FOLLOWING the eventful breakfast,
developments came fast. Samuel Marx carried the idea to Louis B.
Mayer, M-G-M studio head. Other studio executives were called into
session, and the enthusiasm was unanimous. There was just one stumbling
block. It was realized at once that such a picture could not be
filmed in its proper scope without cooperation from government,
military and scientific leaders who formed an integral part of the
Marx was dispatched immediately
to Oak Ridge, accompanied by Owen. They were met at their plane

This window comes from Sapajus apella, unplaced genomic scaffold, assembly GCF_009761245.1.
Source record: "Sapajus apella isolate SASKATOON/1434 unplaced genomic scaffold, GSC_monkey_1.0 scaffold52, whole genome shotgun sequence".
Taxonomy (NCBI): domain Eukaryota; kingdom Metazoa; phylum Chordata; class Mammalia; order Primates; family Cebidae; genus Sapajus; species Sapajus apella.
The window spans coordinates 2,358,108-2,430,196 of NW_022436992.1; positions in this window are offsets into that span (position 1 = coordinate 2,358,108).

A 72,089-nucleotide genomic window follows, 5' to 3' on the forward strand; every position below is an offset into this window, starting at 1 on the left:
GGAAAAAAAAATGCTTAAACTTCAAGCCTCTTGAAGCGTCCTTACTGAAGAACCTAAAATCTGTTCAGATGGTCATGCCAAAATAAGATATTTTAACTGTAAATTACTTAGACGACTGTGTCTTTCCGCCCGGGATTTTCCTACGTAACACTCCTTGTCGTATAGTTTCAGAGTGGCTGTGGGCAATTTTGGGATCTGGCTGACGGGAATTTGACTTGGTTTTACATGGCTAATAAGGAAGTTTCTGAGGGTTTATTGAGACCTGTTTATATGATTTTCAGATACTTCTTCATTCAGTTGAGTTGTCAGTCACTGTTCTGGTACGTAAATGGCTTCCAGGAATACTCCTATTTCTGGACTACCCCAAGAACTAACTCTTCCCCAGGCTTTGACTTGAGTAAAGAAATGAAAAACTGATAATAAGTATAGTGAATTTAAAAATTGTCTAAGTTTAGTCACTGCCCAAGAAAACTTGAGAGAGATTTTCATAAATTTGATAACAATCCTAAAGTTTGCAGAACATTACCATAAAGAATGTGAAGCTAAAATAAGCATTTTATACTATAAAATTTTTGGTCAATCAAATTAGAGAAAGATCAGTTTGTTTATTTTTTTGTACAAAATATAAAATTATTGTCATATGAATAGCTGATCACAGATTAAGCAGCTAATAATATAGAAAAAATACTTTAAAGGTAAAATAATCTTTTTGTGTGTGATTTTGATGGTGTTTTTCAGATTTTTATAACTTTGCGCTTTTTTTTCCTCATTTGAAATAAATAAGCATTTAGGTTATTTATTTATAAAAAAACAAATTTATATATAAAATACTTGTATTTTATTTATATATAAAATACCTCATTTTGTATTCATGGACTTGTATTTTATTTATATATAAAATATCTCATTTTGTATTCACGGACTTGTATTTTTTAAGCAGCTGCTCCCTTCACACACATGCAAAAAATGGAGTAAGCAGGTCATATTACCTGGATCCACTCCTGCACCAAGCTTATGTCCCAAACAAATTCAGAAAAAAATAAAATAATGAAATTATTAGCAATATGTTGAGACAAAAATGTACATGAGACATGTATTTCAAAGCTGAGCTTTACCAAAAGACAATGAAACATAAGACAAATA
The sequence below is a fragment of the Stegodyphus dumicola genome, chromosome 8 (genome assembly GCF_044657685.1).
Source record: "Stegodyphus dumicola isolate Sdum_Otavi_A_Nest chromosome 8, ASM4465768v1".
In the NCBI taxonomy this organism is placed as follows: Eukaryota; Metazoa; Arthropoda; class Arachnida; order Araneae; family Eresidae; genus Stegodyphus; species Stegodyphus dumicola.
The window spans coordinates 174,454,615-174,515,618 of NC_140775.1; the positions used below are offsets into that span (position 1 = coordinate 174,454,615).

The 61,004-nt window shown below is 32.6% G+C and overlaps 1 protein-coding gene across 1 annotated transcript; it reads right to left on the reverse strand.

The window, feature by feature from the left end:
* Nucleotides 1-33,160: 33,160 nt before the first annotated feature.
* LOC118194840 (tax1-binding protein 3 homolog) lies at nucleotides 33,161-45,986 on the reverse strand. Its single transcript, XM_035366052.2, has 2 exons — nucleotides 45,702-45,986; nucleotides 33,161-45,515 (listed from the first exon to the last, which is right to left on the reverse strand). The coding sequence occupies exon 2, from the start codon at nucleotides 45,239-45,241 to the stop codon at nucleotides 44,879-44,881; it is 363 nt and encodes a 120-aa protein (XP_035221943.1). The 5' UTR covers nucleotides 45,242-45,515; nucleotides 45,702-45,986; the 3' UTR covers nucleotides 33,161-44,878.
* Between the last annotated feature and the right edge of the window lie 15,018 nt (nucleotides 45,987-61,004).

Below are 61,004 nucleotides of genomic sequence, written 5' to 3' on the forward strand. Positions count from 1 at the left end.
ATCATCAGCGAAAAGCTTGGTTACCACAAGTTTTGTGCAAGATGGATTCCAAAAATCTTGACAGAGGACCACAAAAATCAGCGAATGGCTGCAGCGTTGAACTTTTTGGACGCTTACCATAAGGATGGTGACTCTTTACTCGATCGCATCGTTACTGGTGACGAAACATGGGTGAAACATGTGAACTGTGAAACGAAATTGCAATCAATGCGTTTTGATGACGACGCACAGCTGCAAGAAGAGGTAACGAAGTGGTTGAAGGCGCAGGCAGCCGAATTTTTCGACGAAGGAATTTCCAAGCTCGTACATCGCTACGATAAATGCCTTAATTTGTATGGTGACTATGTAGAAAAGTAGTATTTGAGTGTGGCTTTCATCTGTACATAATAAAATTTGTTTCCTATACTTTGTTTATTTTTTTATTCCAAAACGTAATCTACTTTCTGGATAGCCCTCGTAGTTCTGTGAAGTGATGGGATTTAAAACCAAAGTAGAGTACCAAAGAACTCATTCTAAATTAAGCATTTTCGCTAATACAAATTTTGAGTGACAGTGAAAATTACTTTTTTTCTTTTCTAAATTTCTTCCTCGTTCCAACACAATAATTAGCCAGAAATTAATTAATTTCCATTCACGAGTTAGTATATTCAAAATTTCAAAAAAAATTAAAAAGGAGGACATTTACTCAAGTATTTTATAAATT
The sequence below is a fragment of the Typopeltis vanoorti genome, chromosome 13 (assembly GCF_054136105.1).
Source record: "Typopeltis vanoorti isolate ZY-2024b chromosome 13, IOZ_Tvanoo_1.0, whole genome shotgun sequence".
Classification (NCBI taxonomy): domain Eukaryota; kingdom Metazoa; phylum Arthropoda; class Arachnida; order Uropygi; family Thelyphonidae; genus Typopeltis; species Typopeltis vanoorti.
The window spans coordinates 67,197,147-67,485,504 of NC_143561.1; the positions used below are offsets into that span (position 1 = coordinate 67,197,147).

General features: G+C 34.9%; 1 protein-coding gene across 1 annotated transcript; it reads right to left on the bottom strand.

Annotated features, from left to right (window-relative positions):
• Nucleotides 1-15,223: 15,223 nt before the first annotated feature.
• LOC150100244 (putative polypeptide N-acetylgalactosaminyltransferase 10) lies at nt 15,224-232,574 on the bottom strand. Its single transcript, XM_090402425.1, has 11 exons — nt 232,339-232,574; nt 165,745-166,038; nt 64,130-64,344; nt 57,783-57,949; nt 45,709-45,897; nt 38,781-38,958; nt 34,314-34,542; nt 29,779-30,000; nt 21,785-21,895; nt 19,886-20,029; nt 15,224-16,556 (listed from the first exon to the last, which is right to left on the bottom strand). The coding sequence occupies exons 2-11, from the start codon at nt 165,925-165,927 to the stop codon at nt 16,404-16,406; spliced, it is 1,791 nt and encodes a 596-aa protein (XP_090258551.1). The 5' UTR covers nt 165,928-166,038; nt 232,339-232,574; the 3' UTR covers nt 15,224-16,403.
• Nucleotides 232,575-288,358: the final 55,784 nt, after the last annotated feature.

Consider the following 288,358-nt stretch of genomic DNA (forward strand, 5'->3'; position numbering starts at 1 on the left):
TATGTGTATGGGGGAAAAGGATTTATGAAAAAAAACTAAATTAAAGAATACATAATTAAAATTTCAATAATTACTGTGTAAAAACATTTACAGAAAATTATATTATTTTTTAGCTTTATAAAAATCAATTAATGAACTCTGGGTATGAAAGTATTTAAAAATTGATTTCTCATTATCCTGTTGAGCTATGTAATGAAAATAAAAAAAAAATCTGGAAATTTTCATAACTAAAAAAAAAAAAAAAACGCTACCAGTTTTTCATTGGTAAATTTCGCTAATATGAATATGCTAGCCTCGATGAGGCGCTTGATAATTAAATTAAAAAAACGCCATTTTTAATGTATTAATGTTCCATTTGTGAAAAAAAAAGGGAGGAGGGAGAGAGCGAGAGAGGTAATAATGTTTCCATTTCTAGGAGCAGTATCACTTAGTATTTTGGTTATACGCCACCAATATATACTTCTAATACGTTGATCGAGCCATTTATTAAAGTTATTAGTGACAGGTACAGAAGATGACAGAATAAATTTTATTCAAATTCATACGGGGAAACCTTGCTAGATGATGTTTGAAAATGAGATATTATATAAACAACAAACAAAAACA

by Dr. Tompkins, who greeted them with, "I'm glad you're here.
I hope M-G-M wiII want to make this picture because we scientists
are frightened to death!".
The visitors from Hollywood were
fingerprinted, photographed and questioned. From a meeting of scientists,
they were given an outline of the exciting events leading up to
the atomic discovery. They went from one key figure to another.
Each gave his personal approval of the film, but declared that official
approval should come from someone in higher authority.
The same was true in Washington, D. C.
where they went next. Major General Leslie R. Groves and Brigadier
General Thomas Farrell recounted the higher phases of the project's
military side. But, authority for such a picture still had to come
from higher up.
Finally, they reached
the President of the United States!.